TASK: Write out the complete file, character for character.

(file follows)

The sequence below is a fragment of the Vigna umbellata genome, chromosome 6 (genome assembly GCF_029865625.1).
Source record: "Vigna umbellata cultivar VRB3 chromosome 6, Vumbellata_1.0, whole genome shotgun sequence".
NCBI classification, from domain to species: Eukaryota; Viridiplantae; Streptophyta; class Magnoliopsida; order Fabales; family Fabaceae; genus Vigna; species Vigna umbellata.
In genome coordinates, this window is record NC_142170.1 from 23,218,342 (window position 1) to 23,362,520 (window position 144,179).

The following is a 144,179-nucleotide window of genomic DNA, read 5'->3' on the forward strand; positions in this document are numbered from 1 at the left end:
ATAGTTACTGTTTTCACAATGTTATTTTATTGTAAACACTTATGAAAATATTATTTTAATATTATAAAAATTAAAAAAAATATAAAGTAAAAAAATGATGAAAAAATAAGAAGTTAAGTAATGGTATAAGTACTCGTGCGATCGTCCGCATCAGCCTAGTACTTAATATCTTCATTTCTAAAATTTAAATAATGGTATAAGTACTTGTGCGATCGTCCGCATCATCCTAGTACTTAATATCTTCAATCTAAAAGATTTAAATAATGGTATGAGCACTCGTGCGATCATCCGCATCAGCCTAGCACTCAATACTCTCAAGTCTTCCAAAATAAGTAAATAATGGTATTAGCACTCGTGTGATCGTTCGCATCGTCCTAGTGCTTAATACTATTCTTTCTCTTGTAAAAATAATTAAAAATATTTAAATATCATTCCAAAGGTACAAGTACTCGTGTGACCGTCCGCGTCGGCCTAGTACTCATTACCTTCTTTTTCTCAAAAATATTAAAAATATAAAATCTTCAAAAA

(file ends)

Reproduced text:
The sequence below is a fragment of the Vigna umbellata genome, chromosome 6 (genome assembly GCF_029865625.1).
Source record: "Vigna umbellata cultivar VRB3 chromosome 6, Vumbellata_1.0, whole genome shotgun sequence".
NCBI classification, from domain to species: Eukaryota; Viridiplantae; Streptophyta; class Magnoliopsida; order Fabales; family Fabaceae; genus Vigna; species Vigna umbellata.
In genome coordinates, this window is record NC_142170.1 from 23,218,342 (window position 1) to 23,362,520 (window position 144,179).

The following is a 144,179-nucleotide window of genomic DNA, read 5'->3' on the forward strand; positions in this document are numbered from 1 at the left end:
ATAGTTACTGTTTTCACAATGTTATTTTATTGTAAACACTTATGAAAATATTATTTTAATATTATAAAAATTAAAAAAAATATAAAGTAAAAAAATGATGAAAAAATAAGAAGTTAAGTAATGGTATAAGTACTCGTGCGATCGTCCGCATCAGCCTAGTACTTAATATCTTCATTTCTAAAATTTAAATAATGGTATAAGTACTTGTGCGATCGTCCGCATCATCCTAGTACTTAATATCTTCAATCTAAAAGATTTAAATAATGGTATGAGCACTCGTGCGATCATCCGCATCAGCCTAGCACTCAATACTCTCAAGTCTTCCAAAATAAGTAAATAATGGTATTAGCACTCGTGTGATCGTTCGCATCGTCCTAGTGCTTAATACTATTCTTTCTCTTGTAAAAATAATTAAAAATATTTAAATATCATTCCAAAGGTACAAGTACTCGTGTGACCGTCCGCGTCGGCCTAGTACTCATTACCTTCTTTTTCTCAAAAATATTAAAAATATAAAATCTTCAAAAA